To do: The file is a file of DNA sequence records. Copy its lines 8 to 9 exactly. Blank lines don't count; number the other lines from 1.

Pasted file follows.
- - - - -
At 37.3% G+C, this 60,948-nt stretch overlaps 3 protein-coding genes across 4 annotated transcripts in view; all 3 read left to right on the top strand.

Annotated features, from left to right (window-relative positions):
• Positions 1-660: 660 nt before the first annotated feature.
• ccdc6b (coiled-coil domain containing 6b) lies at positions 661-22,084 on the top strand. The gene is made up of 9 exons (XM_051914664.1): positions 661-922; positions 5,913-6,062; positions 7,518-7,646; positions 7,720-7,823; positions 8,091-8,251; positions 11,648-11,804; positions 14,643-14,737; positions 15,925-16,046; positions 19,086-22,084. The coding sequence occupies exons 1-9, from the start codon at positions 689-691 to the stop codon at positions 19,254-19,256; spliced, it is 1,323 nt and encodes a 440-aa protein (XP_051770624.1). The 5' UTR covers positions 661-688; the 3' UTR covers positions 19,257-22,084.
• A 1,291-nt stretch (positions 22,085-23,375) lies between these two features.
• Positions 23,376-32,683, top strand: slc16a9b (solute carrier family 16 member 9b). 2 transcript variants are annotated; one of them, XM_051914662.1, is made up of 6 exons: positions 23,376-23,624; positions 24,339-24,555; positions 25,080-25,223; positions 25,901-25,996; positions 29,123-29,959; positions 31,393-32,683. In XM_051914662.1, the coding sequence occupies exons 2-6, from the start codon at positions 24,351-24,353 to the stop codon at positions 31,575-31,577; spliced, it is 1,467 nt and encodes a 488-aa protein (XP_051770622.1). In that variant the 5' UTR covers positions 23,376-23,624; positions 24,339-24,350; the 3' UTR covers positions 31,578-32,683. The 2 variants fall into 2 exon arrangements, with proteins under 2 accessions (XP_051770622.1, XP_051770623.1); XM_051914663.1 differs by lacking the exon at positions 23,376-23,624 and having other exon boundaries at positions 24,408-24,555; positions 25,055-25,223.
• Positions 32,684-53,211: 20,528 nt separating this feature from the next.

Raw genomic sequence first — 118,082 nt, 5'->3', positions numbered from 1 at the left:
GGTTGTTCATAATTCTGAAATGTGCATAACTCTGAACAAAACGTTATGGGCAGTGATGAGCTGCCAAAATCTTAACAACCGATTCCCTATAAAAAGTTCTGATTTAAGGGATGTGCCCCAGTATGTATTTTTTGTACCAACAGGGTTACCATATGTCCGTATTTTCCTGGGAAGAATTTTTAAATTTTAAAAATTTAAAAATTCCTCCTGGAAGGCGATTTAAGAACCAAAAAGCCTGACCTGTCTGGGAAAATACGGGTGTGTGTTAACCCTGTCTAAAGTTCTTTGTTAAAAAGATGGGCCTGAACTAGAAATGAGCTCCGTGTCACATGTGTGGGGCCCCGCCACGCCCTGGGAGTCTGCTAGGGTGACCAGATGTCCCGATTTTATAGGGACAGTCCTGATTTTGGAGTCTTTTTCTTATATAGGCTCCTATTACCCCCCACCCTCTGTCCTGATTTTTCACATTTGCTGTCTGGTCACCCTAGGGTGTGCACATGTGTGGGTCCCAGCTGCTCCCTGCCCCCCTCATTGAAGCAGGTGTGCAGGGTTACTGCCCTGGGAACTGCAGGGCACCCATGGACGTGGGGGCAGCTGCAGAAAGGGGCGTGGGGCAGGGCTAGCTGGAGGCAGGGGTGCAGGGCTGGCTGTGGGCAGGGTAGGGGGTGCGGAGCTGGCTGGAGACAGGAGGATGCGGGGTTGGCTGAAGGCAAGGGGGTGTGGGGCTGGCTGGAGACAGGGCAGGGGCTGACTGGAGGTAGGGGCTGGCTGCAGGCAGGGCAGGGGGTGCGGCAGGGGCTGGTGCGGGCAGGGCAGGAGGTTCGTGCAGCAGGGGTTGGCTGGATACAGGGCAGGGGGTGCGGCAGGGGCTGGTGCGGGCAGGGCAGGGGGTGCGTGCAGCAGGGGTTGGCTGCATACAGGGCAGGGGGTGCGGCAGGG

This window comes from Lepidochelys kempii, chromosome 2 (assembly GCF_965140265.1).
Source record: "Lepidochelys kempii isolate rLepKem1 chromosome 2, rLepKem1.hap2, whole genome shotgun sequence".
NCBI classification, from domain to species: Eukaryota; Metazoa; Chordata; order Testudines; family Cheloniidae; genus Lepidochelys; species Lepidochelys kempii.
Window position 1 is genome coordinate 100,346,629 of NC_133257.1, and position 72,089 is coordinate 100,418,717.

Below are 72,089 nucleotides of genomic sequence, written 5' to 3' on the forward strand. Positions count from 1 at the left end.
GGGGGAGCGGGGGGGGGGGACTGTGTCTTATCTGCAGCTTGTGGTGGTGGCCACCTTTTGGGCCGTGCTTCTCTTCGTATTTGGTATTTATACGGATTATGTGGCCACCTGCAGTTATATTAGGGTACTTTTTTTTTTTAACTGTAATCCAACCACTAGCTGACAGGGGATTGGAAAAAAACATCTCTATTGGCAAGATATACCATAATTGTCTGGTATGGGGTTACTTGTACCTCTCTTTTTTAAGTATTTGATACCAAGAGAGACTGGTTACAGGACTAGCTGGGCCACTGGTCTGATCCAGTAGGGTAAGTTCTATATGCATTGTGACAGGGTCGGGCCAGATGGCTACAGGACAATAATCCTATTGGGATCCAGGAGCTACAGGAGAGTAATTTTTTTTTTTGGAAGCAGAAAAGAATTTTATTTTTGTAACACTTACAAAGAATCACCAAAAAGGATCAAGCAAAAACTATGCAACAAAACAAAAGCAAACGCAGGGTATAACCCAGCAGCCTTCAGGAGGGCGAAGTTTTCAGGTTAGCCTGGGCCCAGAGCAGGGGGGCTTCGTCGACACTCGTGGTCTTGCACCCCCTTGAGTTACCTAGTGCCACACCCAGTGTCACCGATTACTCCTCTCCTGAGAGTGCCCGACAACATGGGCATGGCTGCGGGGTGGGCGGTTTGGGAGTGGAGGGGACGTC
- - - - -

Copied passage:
Raw genomic sequence first — 118,082 nt, 5'->3', positions numbered from 1 at the left:
GGTTGTTCATAATTCTGAAATGTGCATAACTCTGAACAAAACGTTATGGGCAGTGATGAGCTGCCAAAATCTTAACAACCGATTCCCTATAAAAAGTTCTGATTTAAGGGATGTGCCCCAGTATGTATTTTTTGTACCAACAGGGTTACCATATGTCCGTATTTTCCTGGGAAGAATTTTTAAATTTTAAAAATTTAAAAATTCCTCCTGGAAGGCGATTTAAGAACCAAAAAGCCTGACCTGTCTGGGAAAATACGGGTGTGTGTTAACCCTGTCTAAAGTTCTTTGTTAAAAAGATGGGCCTGAACTAGAAATGAGCTCCGTGTCACATGTGTGGGGCCCCGCCACGCCCTGGGAGTCTGCTAGGGTGACCAGATGTCCCGATTTTATAGGGACAGTCCTGATTTTGGAGTCTTTTTCTTATATAGGCTCCTATTACCCCCCACCCTCTGTCCTGATTTTTCACATTTGCTGTCTGGTCACCCTAGGGTGTGCACATGTGTGGGTCCCAGCTGCTCCCTGCCCCCCTCATTGAAGCAGGTGTGCAGGGTTACTGCCCTGGGAACTGCAGGGCACCCATGGACGTGGGGGCAGCTGCAGAAAGGGGCGTGGGGCAGGGCTAGCTGGAGGCAGGGGTGCAGGGCTGGCTGTGGGCAGGGTAGGGGGTGCGGAGCTGGCTGGAGACAGGAGGATGCGGGGTTGGCTGAAGGCAAGGGGGTGTGGGGCTGGCTGGAGACAGGGCAGGGGCTGACTGGAGGTAGGGGCTGGCTGCAGGCAGGGCAGGGGGTGCGGCAGGGGCTGGTGCGGGCAGGGCAGGAGGTTCGTGCAGCAGGGGTTGGCTGGATACAGGGCAGGGGGTGCGGCAGGGGCTGGTGCGGGCAGGGCAGGGGGTGCGTGCAGCAGGGGTTGGCTGCATACAGGGCAGGGGGTGCGGCAGGG